American Gross’ Gross Negligence

Expanding upon the popular revenge plays of the late Elizabethan and early Jacobean eras, Parisian audiences in the first half of the 20th century faced graphic, amoral, and naturalistic horror if their theatre-going experiences centered around attending Le Théâtre du Grand-Guignol. And though the venue’s attendance waned in the post-World War II years, officially closing its doors in 1962, their frequently bloody exploration of the ultimate fragility of the human condition would become a focal aspect for various other creative movements, from the aberrant obsessions of Japan’s ero guro nansensu to the “torture porn” resurgence of exploitation films, from the weird menace stories in the shudder pulps of the ’30s and ’40s to the comically disturbing imagery of the Garbage Pail Kids trading card line. And it is this same celebration and investigation into abnormality, deformity, and suffering that seemingly inspires the sculptural art of Josh Kimberg‘s American Gross alias, whose work was the recent focus of a pop-up solo exhibition at the Clutter Gallery space that he co-owns.

American Gross’ Gross Negligence

Revealing a fascination with the vulnerability of the human body and the theatricality of its mutilation, American Gross’ Gross Negligence exhibition highlighted the artist’s Penetrator sculpt, which debuted as a stand-alone piece in April of 2015. In its initial form, this sculpture’s main attraction was a pair of spikes emerging through and encompassing the ocular cavities of its ooze coated humanoid face. Having evolved last year into a head that fits on Skull Head Butt‘s X vinyl body, the previously seen profile tends to be the reverse side of this two-faced beast while a more demonic visage prominently assumes the front position. Modified through lotus-like blooms in its Kundalini incarnation, the chakra representative flowers emerging from its chest and eyes, this Penetrator-X form was also employed for a trio of Devilshead renditions, the polyps adorning their hides implying the spiny exteriors of the cactus species they are named after. Predating the Penetrator concept is the artist’s humanoid skull sculpture, the Lepreskar, its mottled exterior adding a particularly grotesque touch to this memento mori. As for the artist’s OctoDunny modification of the popular Kidrobot form, it returns herein with a Hellfire red edition, its transparent surface revealing the taku taku parasite that has theoretically hollowed out the rabbit-eared host to make a home for itself.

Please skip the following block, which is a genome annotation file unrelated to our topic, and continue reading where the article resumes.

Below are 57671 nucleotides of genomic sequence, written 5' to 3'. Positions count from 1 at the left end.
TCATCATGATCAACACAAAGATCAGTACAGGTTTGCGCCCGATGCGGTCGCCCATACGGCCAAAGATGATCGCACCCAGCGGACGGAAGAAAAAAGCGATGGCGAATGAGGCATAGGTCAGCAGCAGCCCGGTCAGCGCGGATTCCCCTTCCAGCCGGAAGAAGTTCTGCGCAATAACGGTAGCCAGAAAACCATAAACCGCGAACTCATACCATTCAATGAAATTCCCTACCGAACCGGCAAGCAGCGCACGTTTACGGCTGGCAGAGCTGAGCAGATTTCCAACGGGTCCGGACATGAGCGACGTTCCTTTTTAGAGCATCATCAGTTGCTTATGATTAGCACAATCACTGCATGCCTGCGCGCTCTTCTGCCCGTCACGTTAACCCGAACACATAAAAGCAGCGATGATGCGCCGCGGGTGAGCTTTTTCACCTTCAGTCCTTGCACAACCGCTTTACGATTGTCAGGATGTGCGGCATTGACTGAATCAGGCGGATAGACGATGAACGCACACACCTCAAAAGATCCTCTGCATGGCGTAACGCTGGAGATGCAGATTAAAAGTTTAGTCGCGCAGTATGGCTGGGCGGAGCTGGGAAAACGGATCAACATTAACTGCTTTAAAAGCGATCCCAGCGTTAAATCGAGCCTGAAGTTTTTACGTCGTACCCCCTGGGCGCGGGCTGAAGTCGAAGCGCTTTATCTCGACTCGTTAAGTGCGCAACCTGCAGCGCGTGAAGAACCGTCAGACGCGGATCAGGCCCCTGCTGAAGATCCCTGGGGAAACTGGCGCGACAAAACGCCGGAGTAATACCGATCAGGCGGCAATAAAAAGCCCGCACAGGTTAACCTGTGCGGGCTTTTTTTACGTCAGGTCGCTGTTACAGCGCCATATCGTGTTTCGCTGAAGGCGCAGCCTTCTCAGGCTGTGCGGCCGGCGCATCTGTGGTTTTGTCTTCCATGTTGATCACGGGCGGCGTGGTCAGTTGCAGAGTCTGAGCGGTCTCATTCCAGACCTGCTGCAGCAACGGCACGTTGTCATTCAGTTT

Having had its opening reception on Saturday, May 12th from 6-9pm, all works in this exhibition will remain on display until June 1st, 2018 at the gallery’s physical location (163 Main Street, Beacon, NY 12508).

View the gallery’s dedicated page for the exhibition

For more information on American Gross:
instagram (American Gross) | instagram (Dethchops)

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